Welcome to #InspireAfricaProject! Anytime I’m speaking to employees, I usually encourage them to forget about their pay and add value to the organizations they are working for. The easiest way to become redundant and ineffective is to offer services based on the amount of money you’re paid for it. People who behave like that can never become outstanding in their generation.
Any employee who pays too much attention to his salary will never go far in life. If you can develop the service-first-attitude from today, money will definitely chase you around. Many years ago, Lord Randolph Churchill’s, (Winston Churchill’s father) vehicle (a cart) got stuck on the bad portion of the road. He looked around and couldn’t find any adult to help him push it.
Suddenly a boy appeared from nowhere, stepped into the place and pushed out the vehicle. Lord Randolph was so happy that he asked the boy why he was not in school at that time of the day. The boy said that his father could not afford the school fees. Lord Randolph followed him to see his father, and gave the boy full scholarship from secondary school to the university.
The boy ended up as a biologist, pharmacologist and botanist. It was this boy that invented the first antibiotics called penicillin in 1928! And that boy was Alexander Fleming! Years later, Winston Churchill almost died young, but it was penicillin that rescued him from premature death! Winston Churchill went on to become one of the greatest Prime Ministers of England! That’s what the service-first-attitude can do for you.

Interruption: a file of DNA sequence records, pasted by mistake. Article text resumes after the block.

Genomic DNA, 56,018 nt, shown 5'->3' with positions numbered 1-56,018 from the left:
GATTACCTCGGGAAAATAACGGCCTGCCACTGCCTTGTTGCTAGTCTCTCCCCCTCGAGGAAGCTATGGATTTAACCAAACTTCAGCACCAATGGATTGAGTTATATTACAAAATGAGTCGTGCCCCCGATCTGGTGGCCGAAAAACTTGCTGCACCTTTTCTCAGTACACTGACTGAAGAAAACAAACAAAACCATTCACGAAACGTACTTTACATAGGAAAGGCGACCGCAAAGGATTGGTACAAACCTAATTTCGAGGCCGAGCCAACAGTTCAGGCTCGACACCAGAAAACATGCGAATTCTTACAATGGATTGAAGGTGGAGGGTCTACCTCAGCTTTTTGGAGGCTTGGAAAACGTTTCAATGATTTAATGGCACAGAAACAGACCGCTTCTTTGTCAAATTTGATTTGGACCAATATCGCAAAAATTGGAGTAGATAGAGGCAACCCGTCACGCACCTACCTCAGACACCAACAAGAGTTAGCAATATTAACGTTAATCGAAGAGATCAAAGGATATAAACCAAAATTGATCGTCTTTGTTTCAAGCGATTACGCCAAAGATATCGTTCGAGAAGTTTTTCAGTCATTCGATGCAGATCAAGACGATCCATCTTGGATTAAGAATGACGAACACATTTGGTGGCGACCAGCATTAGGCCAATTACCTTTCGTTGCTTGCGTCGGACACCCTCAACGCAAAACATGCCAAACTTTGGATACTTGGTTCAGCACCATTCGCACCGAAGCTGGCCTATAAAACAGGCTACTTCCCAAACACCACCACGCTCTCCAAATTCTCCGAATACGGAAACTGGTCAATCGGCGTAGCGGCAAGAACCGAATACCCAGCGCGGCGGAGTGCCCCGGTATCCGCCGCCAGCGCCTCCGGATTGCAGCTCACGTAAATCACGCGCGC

David J. Schwartz shared this life changing story. “F. H. was like many persons you know. He was preoccupied with why he needed more money instead of being preoccupied with ways to make money. Each week F. H. spent hours of company time working on his personal budget problems. His favorite topic of conversation was “I’m most underpaid man here. Let me tell you why.”
F. H. had the not uncommon attitude of “This is a big company. It’s netting millions. It’s paying a lot of people big salaries, so it ought to pay me more too.” F. H. had been passed over several times for pay increase.
Finally one day he decided that it was high time he went in there and demanded more money. About thirty minutes later F. H. was back, all heated up. His expression made it obvious that next month’s check would look exactly like this month’s check.
Immediately F. H. began to let go. “Boy, am I mad! What do you suppose the old man said when I told him I wanted more money? He had the gall to ask me, ‘Why do you believe you are justified in asking for an increase?’ I gave him plenty of reasons.”
He went on. “I told him I’d been passed over when others around here were getting pay raises. I told him my bills are getting larger and my paycheck isn’t. And I told him that I do everything around here they ask me to do. Can you beat that? I need a raise, but instead of paying me more, they give out raises to other guys around here who don’t need it half as much as I do.”